Gravity Maze recommended for children ages 8 and up.
We actually got the Gobblet Board Game as a gift and I did not think much of it when it got it. But it turned out to be quite a gem. It is a play on the well-known tic-tac-toe game. The goal is to form a line of four with your goblets.
The twist is that goblets (chess like wooden pieces) are like the Russian Nesting Dolls that come in four different sizes. So you can gobble up your opponents chess pieces with a bigger goblet to make that piece yours.
Unlike the tic-tac-toe, there unlimited variations to play this game to win. It is like a mix of tic-tac-toe, checkers and chess that requires you to think a couple of steps ahead of your opponents.
The Gobblet Board Game is recommended for children ages 7 and up. Although I think a younger child, between 5-7 years old would be able to enjoy the game too.
The SmartGames IQ Link contains 120 challenges over five different levels of Starter, Junior, Expert, Master and Wizard. Each challenge starts by having some of the links placed in predefined areas. The goal is to fit all the remaining links onto the board without moving those initial links.
The SmartGames IQ Link comes in a self-contained compact case that makes this extremely travel friendly. We have used them on long flights. We have also used them while waiting for the food to be served in restaurants.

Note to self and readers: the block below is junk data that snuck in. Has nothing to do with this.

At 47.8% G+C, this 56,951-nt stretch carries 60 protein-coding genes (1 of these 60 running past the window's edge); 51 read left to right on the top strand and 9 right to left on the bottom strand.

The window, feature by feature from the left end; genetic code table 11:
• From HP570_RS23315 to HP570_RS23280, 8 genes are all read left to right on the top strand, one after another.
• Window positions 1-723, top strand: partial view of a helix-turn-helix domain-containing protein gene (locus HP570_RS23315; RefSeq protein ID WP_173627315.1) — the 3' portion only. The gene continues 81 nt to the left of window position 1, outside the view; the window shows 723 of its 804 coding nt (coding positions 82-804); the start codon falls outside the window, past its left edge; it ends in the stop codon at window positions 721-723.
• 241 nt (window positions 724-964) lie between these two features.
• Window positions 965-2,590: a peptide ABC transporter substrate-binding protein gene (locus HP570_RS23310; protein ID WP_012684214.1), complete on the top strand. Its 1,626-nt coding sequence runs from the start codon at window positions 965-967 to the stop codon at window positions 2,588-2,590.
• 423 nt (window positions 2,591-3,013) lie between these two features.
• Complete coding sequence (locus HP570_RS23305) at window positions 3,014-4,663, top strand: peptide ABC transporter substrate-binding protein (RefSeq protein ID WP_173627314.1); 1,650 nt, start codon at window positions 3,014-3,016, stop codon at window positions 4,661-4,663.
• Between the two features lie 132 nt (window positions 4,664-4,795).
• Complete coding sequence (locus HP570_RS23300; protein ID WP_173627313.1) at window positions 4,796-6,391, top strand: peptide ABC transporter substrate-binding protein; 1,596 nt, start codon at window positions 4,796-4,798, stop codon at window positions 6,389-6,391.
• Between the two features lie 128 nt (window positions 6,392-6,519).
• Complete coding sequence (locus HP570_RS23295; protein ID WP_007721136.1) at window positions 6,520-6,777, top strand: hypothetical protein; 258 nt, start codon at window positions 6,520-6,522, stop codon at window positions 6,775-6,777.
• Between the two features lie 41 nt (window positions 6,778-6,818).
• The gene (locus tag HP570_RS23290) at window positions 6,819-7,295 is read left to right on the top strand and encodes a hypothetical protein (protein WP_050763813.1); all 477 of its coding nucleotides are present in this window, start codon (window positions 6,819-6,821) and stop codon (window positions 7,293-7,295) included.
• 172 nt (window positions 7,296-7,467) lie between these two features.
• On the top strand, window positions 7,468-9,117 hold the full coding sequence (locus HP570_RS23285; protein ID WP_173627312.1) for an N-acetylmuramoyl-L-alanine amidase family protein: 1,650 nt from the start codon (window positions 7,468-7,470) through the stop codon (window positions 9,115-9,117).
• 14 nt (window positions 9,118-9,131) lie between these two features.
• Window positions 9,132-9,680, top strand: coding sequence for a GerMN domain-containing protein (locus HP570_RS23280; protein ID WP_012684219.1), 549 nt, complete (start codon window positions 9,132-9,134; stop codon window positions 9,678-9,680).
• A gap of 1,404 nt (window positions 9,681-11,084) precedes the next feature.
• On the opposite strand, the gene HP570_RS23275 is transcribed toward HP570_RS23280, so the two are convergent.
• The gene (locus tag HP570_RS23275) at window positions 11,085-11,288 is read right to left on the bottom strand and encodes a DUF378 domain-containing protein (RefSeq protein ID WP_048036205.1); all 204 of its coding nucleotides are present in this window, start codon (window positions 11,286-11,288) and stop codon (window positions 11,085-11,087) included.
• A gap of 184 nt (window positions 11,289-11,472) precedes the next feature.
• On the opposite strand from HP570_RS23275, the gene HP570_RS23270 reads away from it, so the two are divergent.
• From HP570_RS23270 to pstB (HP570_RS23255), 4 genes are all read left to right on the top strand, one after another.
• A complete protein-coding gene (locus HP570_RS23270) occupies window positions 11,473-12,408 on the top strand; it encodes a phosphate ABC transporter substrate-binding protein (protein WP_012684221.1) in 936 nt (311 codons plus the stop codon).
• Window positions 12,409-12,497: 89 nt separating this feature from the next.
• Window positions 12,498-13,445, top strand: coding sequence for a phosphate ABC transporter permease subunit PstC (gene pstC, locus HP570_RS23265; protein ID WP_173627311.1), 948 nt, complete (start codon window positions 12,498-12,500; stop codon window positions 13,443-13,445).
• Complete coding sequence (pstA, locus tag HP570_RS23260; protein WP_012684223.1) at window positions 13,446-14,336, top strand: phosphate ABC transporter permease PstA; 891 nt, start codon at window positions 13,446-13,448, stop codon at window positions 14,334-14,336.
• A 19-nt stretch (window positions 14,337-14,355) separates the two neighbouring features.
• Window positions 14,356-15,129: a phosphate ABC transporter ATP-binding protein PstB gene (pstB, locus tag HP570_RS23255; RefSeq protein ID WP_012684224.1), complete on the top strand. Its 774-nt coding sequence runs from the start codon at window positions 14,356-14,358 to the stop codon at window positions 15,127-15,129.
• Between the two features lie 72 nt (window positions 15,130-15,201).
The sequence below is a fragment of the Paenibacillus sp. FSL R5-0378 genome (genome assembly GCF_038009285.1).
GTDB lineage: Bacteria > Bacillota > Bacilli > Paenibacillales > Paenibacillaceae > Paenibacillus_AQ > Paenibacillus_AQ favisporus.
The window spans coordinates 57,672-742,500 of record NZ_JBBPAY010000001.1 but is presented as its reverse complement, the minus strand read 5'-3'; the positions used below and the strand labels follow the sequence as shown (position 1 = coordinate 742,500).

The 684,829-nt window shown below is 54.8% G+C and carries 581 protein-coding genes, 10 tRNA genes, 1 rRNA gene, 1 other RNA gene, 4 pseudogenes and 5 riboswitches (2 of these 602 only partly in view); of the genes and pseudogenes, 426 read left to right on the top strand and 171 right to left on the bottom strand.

SmartGame IQ Link is recommended for children ages 8 and above.
The SmartGames IQ Blox is similar to the IQ Link. The goal is to fit all the pieces onto the board. The IQ Blox also has 120 challenges for levels Starter, Junior, Expert, Master and Wizard.
The main differences is that the IQ Blox places the white pegs on pre-defined places on the board and the child has to fit the colorful blocks around the white pegs in order to complete the challenges.
The IQ Blox is also a little easier for younger children. It is recommended for children ages 6 and above.
We have both the IQ Blox and the IQ Link so the kids do not have to fight over their puzzles.
No list will be complete without the classic all time favorite Mastermind Game. This is the classic game that I grew up with!
This is a two player game where one player (Codemaker) chooses a sequence of colored pegs that the other player has to try to match.
This game is a great start for young children to learn basic concepts of colors and patterns while having fun. This is also the start of deductive reasoning as they gather clues form the Codemaker to decide how they should set up their next sequence.
What are Your Favorites?
We have had these games for five years or more and my kids would often still pick them out to play on their own. It is also definitely a bonus that these games are well built and well-designed such that everything can be easily kept together in a box. Easy for the kids to pack up means less stress for Mommy too.
These games are definitely well worth the investment because, not only have they been played over and over again, over time, we have seen our kids’ spatial and analytical skill improve as they progress to more difficult levels of the challenges in the games.
These skills are further transposed to real life and in their academic work. They learn to try again and think of different ways to solve a problem.
Do you enjoy logic games too? What are some of your favorites?